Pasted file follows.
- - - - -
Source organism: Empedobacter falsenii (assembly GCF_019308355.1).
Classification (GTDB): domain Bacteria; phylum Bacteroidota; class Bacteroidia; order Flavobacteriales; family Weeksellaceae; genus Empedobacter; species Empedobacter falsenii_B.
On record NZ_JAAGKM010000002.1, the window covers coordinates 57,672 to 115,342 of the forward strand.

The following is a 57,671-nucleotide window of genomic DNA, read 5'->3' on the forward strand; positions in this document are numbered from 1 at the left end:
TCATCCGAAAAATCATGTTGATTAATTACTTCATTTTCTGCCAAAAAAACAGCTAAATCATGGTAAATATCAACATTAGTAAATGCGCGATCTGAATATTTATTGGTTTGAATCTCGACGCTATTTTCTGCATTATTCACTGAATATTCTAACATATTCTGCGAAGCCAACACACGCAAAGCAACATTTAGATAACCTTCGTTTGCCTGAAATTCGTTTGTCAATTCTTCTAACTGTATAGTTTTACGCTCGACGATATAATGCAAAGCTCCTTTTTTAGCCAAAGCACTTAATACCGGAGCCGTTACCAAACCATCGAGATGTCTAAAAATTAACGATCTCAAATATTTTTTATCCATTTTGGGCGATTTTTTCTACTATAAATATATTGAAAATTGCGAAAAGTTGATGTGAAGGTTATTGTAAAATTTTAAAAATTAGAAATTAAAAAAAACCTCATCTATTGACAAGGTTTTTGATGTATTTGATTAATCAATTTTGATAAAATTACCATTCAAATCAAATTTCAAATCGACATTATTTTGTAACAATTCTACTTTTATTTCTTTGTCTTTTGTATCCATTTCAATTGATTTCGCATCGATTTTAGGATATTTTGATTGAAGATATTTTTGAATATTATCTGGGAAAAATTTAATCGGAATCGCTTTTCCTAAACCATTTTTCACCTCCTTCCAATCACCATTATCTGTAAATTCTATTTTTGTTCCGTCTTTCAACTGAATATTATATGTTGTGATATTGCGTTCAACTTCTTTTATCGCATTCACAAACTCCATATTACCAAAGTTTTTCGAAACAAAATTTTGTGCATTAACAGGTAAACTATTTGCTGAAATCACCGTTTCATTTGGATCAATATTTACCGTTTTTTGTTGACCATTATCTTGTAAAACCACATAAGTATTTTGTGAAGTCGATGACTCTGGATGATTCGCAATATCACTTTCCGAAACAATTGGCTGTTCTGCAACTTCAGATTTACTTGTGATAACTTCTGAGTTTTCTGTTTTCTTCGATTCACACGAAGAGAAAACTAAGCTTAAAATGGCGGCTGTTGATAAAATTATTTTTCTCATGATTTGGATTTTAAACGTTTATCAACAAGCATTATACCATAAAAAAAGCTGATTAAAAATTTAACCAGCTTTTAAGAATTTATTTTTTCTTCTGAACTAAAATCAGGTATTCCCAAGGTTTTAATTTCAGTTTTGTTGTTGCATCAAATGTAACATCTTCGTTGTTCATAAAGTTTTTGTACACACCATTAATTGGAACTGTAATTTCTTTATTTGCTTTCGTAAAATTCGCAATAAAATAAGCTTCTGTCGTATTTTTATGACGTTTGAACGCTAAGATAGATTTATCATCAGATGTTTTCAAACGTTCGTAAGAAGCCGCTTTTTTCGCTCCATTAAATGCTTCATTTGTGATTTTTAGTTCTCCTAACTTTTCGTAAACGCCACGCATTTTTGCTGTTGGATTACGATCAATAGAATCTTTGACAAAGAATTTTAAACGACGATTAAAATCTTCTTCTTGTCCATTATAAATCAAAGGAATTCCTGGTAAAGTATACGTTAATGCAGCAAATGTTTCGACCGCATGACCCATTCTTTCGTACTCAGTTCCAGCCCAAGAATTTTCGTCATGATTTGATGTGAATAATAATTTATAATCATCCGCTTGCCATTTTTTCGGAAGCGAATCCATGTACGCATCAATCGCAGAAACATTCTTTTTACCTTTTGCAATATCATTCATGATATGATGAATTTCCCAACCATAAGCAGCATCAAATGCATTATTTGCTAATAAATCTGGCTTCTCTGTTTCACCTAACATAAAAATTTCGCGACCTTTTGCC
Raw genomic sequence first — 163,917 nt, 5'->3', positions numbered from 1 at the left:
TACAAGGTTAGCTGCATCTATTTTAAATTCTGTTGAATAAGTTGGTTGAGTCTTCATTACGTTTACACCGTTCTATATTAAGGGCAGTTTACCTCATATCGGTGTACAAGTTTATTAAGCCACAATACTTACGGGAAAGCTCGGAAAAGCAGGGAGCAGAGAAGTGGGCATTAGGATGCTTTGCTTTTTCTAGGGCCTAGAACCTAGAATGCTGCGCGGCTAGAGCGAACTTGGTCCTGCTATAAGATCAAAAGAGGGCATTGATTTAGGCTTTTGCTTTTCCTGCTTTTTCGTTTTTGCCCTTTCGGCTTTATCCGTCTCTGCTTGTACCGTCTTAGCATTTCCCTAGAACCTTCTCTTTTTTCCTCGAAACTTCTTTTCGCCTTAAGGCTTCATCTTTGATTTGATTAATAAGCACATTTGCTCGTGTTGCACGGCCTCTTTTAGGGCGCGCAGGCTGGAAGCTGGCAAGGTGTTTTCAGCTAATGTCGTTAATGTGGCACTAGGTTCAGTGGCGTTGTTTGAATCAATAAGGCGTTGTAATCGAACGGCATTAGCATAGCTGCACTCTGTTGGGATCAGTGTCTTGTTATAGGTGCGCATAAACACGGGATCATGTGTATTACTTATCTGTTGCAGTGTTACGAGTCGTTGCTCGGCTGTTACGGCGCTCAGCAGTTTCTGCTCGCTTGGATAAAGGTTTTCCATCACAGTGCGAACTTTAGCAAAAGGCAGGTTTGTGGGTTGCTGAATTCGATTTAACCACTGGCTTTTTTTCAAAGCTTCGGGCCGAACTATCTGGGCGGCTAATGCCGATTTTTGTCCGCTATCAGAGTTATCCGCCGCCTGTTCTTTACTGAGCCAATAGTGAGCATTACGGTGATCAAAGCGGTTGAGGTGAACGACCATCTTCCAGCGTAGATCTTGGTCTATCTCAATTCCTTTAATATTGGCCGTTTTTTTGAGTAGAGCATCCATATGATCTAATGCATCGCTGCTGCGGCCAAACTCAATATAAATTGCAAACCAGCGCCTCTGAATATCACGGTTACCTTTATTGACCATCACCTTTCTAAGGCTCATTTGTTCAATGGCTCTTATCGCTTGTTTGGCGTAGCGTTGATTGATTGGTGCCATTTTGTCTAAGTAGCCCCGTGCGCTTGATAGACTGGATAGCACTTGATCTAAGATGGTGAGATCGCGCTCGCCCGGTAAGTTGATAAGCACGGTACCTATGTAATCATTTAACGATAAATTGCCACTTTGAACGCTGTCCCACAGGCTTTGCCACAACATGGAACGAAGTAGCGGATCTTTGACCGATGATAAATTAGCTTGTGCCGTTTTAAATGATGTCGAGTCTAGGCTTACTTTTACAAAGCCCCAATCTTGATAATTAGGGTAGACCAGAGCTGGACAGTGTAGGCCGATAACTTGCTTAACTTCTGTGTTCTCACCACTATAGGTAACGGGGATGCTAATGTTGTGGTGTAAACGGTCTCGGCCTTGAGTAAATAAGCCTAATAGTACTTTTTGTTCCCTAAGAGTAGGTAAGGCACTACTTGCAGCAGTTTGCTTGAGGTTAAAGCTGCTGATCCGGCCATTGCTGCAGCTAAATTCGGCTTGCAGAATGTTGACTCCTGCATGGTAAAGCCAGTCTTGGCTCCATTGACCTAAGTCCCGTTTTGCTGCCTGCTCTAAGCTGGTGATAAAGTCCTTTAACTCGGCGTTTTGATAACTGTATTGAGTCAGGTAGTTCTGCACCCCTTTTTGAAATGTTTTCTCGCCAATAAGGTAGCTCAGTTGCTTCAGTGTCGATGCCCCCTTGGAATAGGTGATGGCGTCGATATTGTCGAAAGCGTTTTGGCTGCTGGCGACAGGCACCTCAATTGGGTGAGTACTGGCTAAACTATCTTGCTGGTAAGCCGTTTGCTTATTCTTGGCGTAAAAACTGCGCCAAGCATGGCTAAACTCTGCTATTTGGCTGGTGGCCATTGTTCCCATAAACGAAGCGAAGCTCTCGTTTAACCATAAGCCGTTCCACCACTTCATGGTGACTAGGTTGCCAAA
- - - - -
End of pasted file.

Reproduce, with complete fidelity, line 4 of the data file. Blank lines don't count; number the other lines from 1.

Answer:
The following is a 57,671-nucleotide window of genomic DNA, read 5'->3' on the forward strand; positions in this document are numbered from 1 at the left end: